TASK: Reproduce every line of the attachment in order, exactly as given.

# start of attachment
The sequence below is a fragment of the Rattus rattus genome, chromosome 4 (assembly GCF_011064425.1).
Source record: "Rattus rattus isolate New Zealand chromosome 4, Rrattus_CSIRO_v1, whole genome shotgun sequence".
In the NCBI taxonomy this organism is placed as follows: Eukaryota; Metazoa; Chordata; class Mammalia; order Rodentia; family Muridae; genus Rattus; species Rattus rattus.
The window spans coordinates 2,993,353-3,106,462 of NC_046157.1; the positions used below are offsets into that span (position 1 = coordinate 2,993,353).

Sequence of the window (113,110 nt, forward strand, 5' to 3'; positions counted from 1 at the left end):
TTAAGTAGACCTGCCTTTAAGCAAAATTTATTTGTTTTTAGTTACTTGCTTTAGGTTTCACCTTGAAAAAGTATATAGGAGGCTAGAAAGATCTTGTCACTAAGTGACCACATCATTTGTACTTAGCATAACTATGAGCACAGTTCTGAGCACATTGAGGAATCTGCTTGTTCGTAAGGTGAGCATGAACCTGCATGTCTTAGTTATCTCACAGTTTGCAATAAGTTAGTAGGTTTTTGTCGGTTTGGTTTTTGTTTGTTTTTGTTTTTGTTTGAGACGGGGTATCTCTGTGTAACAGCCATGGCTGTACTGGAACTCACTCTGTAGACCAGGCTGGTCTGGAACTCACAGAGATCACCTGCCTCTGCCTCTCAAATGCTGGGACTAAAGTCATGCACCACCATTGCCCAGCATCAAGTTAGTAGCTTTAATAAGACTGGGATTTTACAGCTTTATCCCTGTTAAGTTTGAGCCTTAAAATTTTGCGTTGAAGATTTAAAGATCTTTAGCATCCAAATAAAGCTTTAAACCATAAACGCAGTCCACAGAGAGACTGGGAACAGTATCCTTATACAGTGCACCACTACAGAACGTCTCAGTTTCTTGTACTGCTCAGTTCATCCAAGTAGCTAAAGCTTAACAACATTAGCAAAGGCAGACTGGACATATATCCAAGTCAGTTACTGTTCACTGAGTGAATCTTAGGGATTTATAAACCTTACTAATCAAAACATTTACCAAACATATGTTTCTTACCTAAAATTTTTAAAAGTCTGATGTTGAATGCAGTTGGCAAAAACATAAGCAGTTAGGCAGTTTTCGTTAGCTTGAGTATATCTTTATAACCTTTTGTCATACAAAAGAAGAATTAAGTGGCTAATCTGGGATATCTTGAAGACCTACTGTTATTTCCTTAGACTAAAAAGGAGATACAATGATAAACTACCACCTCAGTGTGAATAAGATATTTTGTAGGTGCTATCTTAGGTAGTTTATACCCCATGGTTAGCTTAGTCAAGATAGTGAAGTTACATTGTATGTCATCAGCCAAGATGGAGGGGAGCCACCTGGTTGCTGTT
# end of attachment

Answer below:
The sequence below is a fragment of the Rattus rattus genome, chromosome 4 (assembly GCF_011064425.1).
Source record: "Rattus rattus isolate New Zealand chromosome 4, Rrattus_CSIRO_v1, whole genome shotgun sequence".
In the NCBI taxonomy this organism is placed as follows: Eukaryota; Metazoa; Chordata; class Mammalia; order Rodentia; family Muridae; genus Rattus; species Rattus rattus.
The window spans coordinates 2,993,353-3,106,462 of NC_046157.1; the positions used below are offsets into that span (position 1 = coordinate 2,993,353).

Sequence of the window (113,110 nt, forward strand, 5' to 3'; positions counted from 1 at the left end):
TTAAGTAGACCTGCCTTTAAGCAAAATTTATTTGTTTTTAGTTACTTGCTTTAGGTTTCACCTTGAAAAAGTATATAGGAGGCTAGAAAGATCTTGTCACTAAGTGACCACATCATTTGTACTTAGCATAACTATGAGCACAGTTCTGAGCACATTGAGGAATCTGCTTGTTCGTAAGGTGAGCATGAACCTGCATGTCTTAGTTATCTCACAGTTTGCAATAAGTTAGTAGGTTTTTGTCGGTTTGGTTTTTGTTTGTTTTTGTTTTTGTTTGAGACGGGGTATCTCTGTGTAACAGCCATGGCTGTACTGGAACTCACTCTGTAGACCAGGCTGGTCTGGAACTCACAGAGATCACCTGCCTCTGCCTCTCAAATGCTGGGACTAAAGTCATGCACCACCATTGCCCAGCATCAAGTTAGTAGCTTTAATAAGACTGGGATTTTACAGCTTTATCCCTGTTAAGTTTGAGCCTTAAAATTTTGCGTTGAAGATTTAAAGATCTTTAGCATCCAAATAAAGCTTTAAACCATAAACGCAGTCCACAGAGAGACTGGGAACAGTATCCTTATACAGTGCACCACTACAGAACGTCTCAGTTTCTTGTACTGCTCAGTTCATCCAAGTAGCTAAAGCTTAACAACATTAGCAAAGGCAGACTGGACATATATCCAAGTCAGTTACTGTTCACTGAGTGAATCTTAGGGATTTATAAACCTTACTAATCAAAACATTTACCAAACATATGTTTCTTACCTAAAATTTTTAAAAGTCTGATGTTGAATGCAGTTGGCAAAAACATAAGCAGTTAGGCAGTTTTCGTTAGCTTGAGTATATCTTTATAACCTTTTGTCATACAAAAGAAGAATTAAGTGGCTAATCTGGGATATCTTGAAGACCTACTGTTATTTCCTTAGACTAAAAAGGAGATACAATGATAAACTACCACCTCAGTGTGAATAAGATATTTTGTAGGTGCTATCTTAGGTAGTTTATACCCCATGGTTAGCTTAGTCAAGATAGTGAAGTTACATTGTATGTCATCAGCCAAGATGGAGGGGAGCCACCTGGTTGCTGTT